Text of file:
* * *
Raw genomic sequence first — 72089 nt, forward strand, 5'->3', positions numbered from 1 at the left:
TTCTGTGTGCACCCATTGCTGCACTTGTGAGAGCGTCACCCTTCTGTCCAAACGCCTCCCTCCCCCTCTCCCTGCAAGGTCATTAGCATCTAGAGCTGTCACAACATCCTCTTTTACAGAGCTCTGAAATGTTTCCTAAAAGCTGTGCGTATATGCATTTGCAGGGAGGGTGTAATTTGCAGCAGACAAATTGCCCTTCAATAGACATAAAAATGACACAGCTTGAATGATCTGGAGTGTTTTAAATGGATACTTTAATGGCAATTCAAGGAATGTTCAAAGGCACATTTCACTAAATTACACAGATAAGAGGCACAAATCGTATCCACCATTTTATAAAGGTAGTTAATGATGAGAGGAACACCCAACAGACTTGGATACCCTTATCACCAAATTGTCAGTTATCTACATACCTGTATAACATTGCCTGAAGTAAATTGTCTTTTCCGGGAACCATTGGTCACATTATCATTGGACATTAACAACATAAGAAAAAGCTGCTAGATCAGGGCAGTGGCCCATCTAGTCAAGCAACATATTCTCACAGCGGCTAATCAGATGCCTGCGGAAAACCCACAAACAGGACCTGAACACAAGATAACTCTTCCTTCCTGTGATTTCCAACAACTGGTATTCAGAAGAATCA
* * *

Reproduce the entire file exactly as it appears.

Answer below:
Raw genomic sequence first — 72089 nt, forward strand, 5'->3', positions numbered from 1 at the left:
TTCTGTGTGCACCCATTGCTGCACTTGTGAGAGCGTCACCCTTCTGTCCAAACGCCTCCCTCCCCCTCTCCCTGCAAGGTCATTAGCATCTAGAGCTGTCACAACATCCTCTTTTACAGAGCTCTGAAATGTTTCCTAAAAGCTGTGCGTATATGCATTTGCAGGGAGGGTGTAATTTGCAGCAGACAAATTGCCCTTCAATAGACATAAAAATGACACAGCTTGAATGATCTGGAGTGTTTTAAATGGATACTTTAATGGCAATTCAAGGAATGTTCAAAGGCACATTTCACTAAATTACACAGATAAGAGGCACAAATCGTATCCACCATTTTATAAAGGTAGTTAATGATGAGAGGAACACCCAACAGACTTGGATACCCTTATCACCAAATTGTCAGTTATCTACATACCTGTATAACATTGCCTGAAGTAAATTGTCTTTTCCGGGAACCATTGGTCACATTATCATTGGACATTAACAACATAAGAAAAAGCTGCTAGATCAGGGCAGTGGCCCATCTAGTCAAGCAACATATTCTCACAGCGGCTAATCAGATGCCTGCGGAAAACCCACAAACAGGACCTGAACACAAGATAACTCTTCCTTCCTGTGATTTCCAACAACTGGTATTCAGAAGAATCA